Fu-style baguazhang

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Fu-style Baguazhang
Also known asFu-style Wudangquan
HardnessInternal (neijia)
Country of originChina
CreatorFu Zhensong
Famous practitionersFu Wing Fay,
Bow-sim Mark, Lin Chao Zhen,
Victor Shenglong
To Yu
ParenthoodChen-style tai chi, Baguazhang, Wudang sword, Sun-style tai chi, Yang-style tai chi, Xingyiquan
Olympic sportNo
Fu-style baguazhang
Fu Qiankun

Fu-style Wudangquan is a family style of Chinese martial arts encompassing tai chi, xingyiquan, baguazhang, liangyiquan, bajiquan, and Wudang Sword. Fu Style Baguazhang is one of the five styles of baguazhang recognized as orthodox in China. It is the highest form of the Fu-style martial arts.


Fu Zhensong began learning Chen-style tai chi at age 16 from the famous Chen Family master, Chen Yanxi. Three years later, Fu began learning Baguazhang from Jia Fengming. Fu was one of the first to learn these arts, as the Chen family had only started teaching their art to outsiders a few decades earlier; Dong Haichuan had only revealed Baguazhang a few decades earlier, and only took on a handful of students, one of them being Jia Fengming. Although Fu did not receive the formal schooling of his urban countrymen, Fu was very bright, learned the two arts well, and practiced very hard.[1]

At the age of 26, Fu had become very famous for single-handedly defeating a large mob of bandits, a story that appears in a number of versions.[2]

Fu traveled to Beijing where he met the other great Baguazhang masters of that period. He learned from them and exchanged information about the art. In 1928, three military generals organized the first nationwide martial arts competition in Nanjing. Fu Zhensong was one of the five judges of the competition. When the generals wanted to test the true skill of the top winner, a young man by the name of Wang, all the judges "nominated" Fu to do the "testing." Fu had no choice but to respect the commands of his seniors and fought with the winner, Wang. According to those present, the battle went on for a long time, and at the end, Fu hit Wang off the stage with one single blow.[3] This was to be one of the three high-profile battles Fu was famous for, the other two being the fight with Li Shuwen, an older and established master of Bajiquan, and with a large group of Muslims who practiced Chaquan back in Fu's home village.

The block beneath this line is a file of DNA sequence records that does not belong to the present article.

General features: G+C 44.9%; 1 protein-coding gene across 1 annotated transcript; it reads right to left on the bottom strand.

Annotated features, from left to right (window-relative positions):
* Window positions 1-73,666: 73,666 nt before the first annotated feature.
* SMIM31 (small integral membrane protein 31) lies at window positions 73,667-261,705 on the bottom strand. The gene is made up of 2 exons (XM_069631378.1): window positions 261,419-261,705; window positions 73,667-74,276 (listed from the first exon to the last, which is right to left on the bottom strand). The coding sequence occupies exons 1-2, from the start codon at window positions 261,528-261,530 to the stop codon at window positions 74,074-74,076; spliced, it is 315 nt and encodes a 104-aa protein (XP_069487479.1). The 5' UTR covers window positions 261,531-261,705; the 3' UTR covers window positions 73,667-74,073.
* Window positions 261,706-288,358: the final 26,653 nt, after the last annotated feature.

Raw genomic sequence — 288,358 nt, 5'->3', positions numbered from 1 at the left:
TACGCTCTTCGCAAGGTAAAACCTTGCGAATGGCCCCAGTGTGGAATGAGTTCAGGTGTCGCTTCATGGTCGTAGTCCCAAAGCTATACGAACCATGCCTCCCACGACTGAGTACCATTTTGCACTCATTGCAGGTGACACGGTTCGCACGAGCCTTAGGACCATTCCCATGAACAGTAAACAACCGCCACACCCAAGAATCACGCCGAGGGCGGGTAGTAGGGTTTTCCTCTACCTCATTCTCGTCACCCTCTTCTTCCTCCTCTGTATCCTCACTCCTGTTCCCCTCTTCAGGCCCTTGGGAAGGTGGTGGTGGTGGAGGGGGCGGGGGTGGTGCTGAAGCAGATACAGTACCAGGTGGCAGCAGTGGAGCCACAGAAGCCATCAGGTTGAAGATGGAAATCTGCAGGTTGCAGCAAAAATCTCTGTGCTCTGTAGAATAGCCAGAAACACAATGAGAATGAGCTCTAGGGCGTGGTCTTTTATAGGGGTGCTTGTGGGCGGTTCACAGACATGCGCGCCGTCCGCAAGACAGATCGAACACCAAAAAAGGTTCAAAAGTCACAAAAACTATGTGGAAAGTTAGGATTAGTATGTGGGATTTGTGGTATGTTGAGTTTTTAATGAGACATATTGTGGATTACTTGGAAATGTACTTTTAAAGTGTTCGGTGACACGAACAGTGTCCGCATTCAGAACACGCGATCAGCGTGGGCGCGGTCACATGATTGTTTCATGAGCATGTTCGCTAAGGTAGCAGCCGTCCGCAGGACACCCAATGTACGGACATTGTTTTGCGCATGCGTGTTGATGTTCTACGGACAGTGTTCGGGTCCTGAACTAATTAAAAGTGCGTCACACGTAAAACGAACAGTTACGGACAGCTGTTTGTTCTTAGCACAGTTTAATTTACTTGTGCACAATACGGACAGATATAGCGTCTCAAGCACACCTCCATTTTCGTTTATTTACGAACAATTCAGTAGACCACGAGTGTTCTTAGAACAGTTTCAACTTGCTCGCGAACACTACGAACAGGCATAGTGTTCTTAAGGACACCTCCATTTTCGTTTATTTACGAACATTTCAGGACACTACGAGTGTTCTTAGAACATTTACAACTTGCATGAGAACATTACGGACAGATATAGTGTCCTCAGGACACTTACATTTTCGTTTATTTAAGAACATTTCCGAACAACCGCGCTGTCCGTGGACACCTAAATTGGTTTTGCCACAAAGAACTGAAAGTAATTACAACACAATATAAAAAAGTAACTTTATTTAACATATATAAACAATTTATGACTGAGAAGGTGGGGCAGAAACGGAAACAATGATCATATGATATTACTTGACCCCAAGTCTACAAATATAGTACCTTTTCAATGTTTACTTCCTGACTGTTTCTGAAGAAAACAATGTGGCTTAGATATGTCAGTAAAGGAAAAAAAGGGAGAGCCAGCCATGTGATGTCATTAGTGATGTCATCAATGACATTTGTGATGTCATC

During this time, Fu met, befriended and exchanged information with the top Baguazhang masters of China. He became close friends with Sun Lutang, and taught him the Baguazhang "mud-walking step (tang ni bu)." Fu studied Yang-style tai chi from Yang Chengfu, and one day beat him in a match of "push hands." Yang said, "You only won because you switched to Baguazhang." Fu also studied swordsmanship with Li Jinglin.[4]

Fu Zhensong and four other winners of the competition were invited to the south to teach their arts. Because of this historic event, they were called, "The Five Northern Tigers." These five men were constantly challenged by martial artists in the south, as the southern martial artists were very proud of their arts and refuted the arts of the north. Fu Zhensong never lost a fight or a challenge.[5]

Fu Zhensong moved to Guangzhou in Guangdong Province, and headed a school there. By this time, Fu had synthesized his own system by learning various family styles of tai chi; the differing styles of baguazhang; the Wudang Sword from Song Weiyi (likely learned from Li Jinglin, though Fu did study under Song for a time); Xingyiquan and Bajiquan; by emphasizing the most important principles and techniques from each, and by eliminating all of the parts he thought were not valuable or of no substance. Fu's style of Baguazhang would include such methods as the yin and yang palm changes, the famous Dragon Baguazhang, the sixiang form, the liangyi synthesis of Baguazhang and tai chi and his own version of tai chi. Many of the names used were likely inspired by the I Ching, and the forms and progressions inspired by both that work and by the martial philosophies of Sun Lutang.[6]